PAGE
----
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Higgins Discusses New Report Confirming Economic Gains From Federal Great Lakes Investments

Sep 28, 2018
Press Release

Congressman Brian Higgins (NY-26) this week discussed a new report from the University of Michigan on the success of the Great Lakes Restoration Initiative (GLRI). The GLRI was launched in 2010 with $2.5 billion in funding from Congress. Since then, more than 3,600 projects have been completed that encompass more than 180,000 acres of fish and wildlife habitat. The study notes that the initiative has improved environmental conditions, home values, economic activity, and more in the areas where it has invested in projects.

Click here or on the photo to see Congressman Higgins speech about the GLRI

 

Congressman Higgins said about the report: “Just a few decades ago, the Buffalo River was declared biologically dead because of industrial dumping of toxic waste into the river. Today, as a result of cleanup efforts and investments made by the Great Lakes Restoration Initiative, not only have we restored the habitats of local species and brought our waterways back to life, but the progress has inspired economic development on Buffalo’s waterfront that many thought they wouldn’t see in their lifetimes.”

 

The GLRI has invested $71 million in projects in Buffalo, including dredging of over 550,000 cubic cards, invasive species removal, wildlife habitat restoration, and more. The new study shows that each federal dollar invested in Buffalo will yield $4 in additional economic activity, a higher rate than the average of $3.35 across all the GLRI areas. The work has contributed to the growth of Buffalo’s waterfront, including destinations like Canalside and Riverworks, new apartments, and recreational options. Visitors to the waterfront have gone from just 150,000 in 2010, the first year of the GLRI program, to over 1.5 million in 2016.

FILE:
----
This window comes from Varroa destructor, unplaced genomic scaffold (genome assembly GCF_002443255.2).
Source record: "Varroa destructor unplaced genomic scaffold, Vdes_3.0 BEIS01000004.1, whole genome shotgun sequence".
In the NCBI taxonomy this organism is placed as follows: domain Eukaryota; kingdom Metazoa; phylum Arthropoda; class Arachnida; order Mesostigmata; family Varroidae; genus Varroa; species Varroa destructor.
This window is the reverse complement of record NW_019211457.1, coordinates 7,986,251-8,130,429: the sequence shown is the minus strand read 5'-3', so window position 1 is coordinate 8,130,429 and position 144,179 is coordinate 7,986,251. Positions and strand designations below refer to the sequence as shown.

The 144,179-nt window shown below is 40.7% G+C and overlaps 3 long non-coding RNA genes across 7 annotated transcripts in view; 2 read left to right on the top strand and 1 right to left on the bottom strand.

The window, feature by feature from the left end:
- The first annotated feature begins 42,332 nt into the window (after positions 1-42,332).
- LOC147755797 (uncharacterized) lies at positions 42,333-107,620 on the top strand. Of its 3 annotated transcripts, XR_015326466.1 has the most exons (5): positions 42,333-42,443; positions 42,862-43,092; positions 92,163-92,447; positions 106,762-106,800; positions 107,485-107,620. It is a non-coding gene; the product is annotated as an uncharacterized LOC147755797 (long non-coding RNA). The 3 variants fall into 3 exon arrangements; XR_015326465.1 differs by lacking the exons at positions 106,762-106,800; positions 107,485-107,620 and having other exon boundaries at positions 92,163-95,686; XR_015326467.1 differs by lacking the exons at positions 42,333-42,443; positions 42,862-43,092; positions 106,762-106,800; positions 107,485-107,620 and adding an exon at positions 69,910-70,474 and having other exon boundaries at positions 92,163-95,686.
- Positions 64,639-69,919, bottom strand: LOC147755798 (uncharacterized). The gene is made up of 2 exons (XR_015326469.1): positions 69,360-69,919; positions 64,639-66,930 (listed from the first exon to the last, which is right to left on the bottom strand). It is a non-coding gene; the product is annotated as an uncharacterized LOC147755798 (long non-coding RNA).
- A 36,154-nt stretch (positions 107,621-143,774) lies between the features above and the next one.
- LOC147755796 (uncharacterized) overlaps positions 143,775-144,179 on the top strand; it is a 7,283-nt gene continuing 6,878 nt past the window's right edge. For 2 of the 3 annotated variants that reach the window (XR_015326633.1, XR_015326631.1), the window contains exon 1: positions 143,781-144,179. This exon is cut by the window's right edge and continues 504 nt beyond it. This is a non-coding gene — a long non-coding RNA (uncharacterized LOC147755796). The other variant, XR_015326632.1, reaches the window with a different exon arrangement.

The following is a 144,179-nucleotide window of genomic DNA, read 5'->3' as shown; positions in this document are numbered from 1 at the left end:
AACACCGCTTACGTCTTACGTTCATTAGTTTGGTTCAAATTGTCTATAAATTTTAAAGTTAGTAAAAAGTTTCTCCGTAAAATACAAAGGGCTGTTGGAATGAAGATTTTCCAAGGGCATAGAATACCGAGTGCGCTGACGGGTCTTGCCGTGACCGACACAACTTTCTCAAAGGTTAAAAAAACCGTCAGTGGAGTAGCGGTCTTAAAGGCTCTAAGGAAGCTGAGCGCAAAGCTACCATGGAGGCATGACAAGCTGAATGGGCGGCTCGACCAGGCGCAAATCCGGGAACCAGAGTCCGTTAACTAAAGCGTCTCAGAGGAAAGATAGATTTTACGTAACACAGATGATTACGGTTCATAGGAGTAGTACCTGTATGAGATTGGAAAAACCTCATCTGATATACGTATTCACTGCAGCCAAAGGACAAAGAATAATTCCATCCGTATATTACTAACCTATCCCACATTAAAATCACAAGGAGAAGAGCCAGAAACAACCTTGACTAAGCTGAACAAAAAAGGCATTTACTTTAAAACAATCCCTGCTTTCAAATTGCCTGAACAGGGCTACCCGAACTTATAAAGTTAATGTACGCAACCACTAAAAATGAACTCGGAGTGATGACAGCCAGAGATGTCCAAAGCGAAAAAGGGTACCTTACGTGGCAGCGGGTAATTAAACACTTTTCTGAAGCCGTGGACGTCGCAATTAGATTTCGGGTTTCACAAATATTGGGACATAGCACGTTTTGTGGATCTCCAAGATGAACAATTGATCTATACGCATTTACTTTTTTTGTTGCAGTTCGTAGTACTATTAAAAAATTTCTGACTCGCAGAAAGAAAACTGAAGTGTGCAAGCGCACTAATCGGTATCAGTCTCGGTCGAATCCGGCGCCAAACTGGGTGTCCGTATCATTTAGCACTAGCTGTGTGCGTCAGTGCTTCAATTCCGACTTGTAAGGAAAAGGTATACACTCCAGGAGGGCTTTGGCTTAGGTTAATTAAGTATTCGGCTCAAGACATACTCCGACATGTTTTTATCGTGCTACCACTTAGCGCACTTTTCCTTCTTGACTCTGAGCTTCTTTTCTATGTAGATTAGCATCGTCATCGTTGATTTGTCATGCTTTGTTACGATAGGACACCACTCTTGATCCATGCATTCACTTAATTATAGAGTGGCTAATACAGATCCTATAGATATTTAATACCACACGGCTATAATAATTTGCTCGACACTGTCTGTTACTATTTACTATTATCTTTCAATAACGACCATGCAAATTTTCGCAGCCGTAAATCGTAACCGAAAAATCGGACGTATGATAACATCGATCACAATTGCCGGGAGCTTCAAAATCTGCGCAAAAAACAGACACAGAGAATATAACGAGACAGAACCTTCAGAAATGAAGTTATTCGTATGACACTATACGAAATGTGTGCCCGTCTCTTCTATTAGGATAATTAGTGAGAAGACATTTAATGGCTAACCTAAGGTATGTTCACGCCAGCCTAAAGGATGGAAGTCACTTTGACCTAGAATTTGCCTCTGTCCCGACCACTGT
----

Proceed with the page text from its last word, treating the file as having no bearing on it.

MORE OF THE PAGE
Great Lakes Restoration Initiative cleanup efforts that contributed to the Buffalo River’s restoration have been supported and conducted by Buffalo Niagara Waterkeeper, the New York State Department of Environmental Conservation, the EPA, the National Oceanic and Atmospheric Administration, the Great Lakes Commission, Citizens Campaign for the Environment and others.

 

The Buffalo segment from the study can be read here.